CHICAGO – Procter & Gamble Co. (PG) Monday posted a 44 percent rise in quarterly profit from a year earlier when it took restructuring charges, and also said it expects double-digit earnings growth for the fiscal year that began last month, sending its shares higher.
The maker of Tide laundry detergent, Head & Shoulders shampoo and scores of other household and personal-care products said that even excluding the restructuring charges, earnings rose 13 percent on increased volume across most businesses and the benefit of cost-cutting programs.
Volume was again boosted by the beauty care and health-care segments, as well as by sales in developing markets. Higher volume, in turn, helped make the company's factories operate more efficiently, increasing margins.
"It sounds like the P&G train keeps chugging along, particularly relative to what we've heard this far from other consumer products companies," said Joseph Altobello, analyst at CIBC World Markets.
While P&G shares trade at a slight premium to other consumer products makers, Altobello said there is still value in the shares, and he rates the stock "sector outperformer."
"The stock is not cheap, but I think that as long as the company can continue to deliver the kind of results they have, which we believe will continue, there's is still upside to the stock," he said.
P&G, which also makes Charmin toilet paper and many other household and personal-care products, had profit of $1.37 billion, or 50 cents a share, in the fiscal fourth quarter ended June 30. That compares with $955 million, or 34 cents a share, in the year-earlier period, when the company had $261 million in restructuring charges.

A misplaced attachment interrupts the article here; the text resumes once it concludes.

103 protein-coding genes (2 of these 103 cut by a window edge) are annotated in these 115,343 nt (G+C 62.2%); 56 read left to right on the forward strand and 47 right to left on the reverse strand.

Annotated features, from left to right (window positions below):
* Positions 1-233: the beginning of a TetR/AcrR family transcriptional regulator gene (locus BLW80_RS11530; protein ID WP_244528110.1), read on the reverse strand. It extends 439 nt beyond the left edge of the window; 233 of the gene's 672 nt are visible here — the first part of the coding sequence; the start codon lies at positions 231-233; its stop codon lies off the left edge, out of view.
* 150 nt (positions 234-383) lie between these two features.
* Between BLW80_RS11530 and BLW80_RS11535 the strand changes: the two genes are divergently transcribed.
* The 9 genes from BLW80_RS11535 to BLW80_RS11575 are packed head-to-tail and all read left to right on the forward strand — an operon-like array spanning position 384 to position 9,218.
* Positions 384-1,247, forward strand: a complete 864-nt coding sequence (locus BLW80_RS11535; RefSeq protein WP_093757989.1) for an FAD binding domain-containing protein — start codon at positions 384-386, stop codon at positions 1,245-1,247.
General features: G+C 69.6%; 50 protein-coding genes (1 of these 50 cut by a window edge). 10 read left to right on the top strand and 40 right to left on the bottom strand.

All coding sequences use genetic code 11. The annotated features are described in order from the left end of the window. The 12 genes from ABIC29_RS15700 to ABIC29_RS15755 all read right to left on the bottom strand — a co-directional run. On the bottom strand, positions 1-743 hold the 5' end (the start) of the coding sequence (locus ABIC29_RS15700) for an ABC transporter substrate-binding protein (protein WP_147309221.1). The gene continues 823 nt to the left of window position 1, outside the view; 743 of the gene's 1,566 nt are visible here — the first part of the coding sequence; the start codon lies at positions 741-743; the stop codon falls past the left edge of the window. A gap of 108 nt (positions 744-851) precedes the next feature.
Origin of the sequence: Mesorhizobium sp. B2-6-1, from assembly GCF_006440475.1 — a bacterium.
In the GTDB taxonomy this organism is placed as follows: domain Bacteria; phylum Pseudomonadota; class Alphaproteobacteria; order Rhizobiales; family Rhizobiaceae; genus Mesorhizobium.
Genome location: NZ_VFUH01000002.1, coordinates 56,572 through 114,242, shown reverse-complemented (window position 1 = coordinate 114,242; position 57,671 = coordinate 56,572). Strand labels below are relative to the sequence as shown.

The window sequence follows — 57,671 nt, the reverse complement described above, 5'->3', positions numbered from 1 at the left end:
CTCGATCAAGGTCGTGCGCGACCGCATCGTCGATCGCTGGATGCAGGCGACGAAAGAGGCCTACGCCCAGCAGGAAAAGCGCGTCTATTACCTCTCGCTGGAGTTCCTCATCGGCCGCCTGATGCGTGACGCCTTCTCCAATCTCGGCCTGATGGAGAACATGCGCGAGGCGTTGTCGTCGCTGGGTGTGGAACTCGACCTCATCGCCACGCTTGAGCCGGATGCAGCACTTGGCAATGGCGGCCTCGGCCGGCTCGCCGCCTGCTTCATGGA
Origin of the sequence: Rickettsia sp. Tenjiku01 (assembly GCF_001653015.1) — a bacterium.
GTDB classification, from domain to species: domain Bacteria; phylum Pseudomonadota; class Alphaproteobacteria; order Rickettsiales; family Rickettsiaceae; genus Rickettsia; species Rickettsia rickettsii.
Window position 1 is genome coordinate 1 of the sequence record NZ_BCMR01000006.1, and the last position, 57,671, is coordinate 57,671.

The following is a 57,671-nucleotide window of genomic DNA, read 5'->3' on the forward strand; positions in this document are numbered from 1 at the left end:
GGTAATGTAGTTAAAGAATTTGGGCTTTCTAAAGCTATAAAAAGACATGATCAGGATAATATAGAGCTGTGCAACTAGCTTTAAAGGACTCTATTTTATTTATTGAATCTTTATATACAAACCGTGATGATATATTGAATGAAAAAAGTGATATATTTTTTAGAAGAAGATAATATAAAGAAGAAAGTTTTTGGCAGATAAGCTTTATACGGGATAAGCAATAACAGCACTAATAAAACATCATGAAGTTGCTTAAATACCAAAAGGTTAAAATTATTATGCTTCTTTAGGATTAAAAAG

Analysts on average forecast 48 cents a share, according to Reuters Estimates.
Sales rose 19 percent to $12.96 billion. Analysts on average forecast $12.86 billion, according to Reuters Estimates. Excluding the impact of acquisitions, such as hair-care products maker Wella AG (search), and divestitures, sales rose 10 percent. The weak U.S. dollar, which makes overseas sales worth more when translated into dollars on the income statement, added 3 percent to growth.
Volume, a closely watched measure for packaged-goods makers, rose 18 percent and was up 10 percent excluding acquisitions and divestitures.
The company also forecast double-digit earnings growth for 2005 on volume growth of 6 percent to 7 percent. For the first quarter, the company forecast profit of at the upper end of analysts' expectations. Analysts forecast $2.56 a share for the year, a 10 percent increase over fiscal 2004, and 70 cents a share in the quarter.
P&G shares, which are up more than 7 percent for the year, rose $1.71 or 3.3 percent to $53.86 on the New York Stock Exchange (search).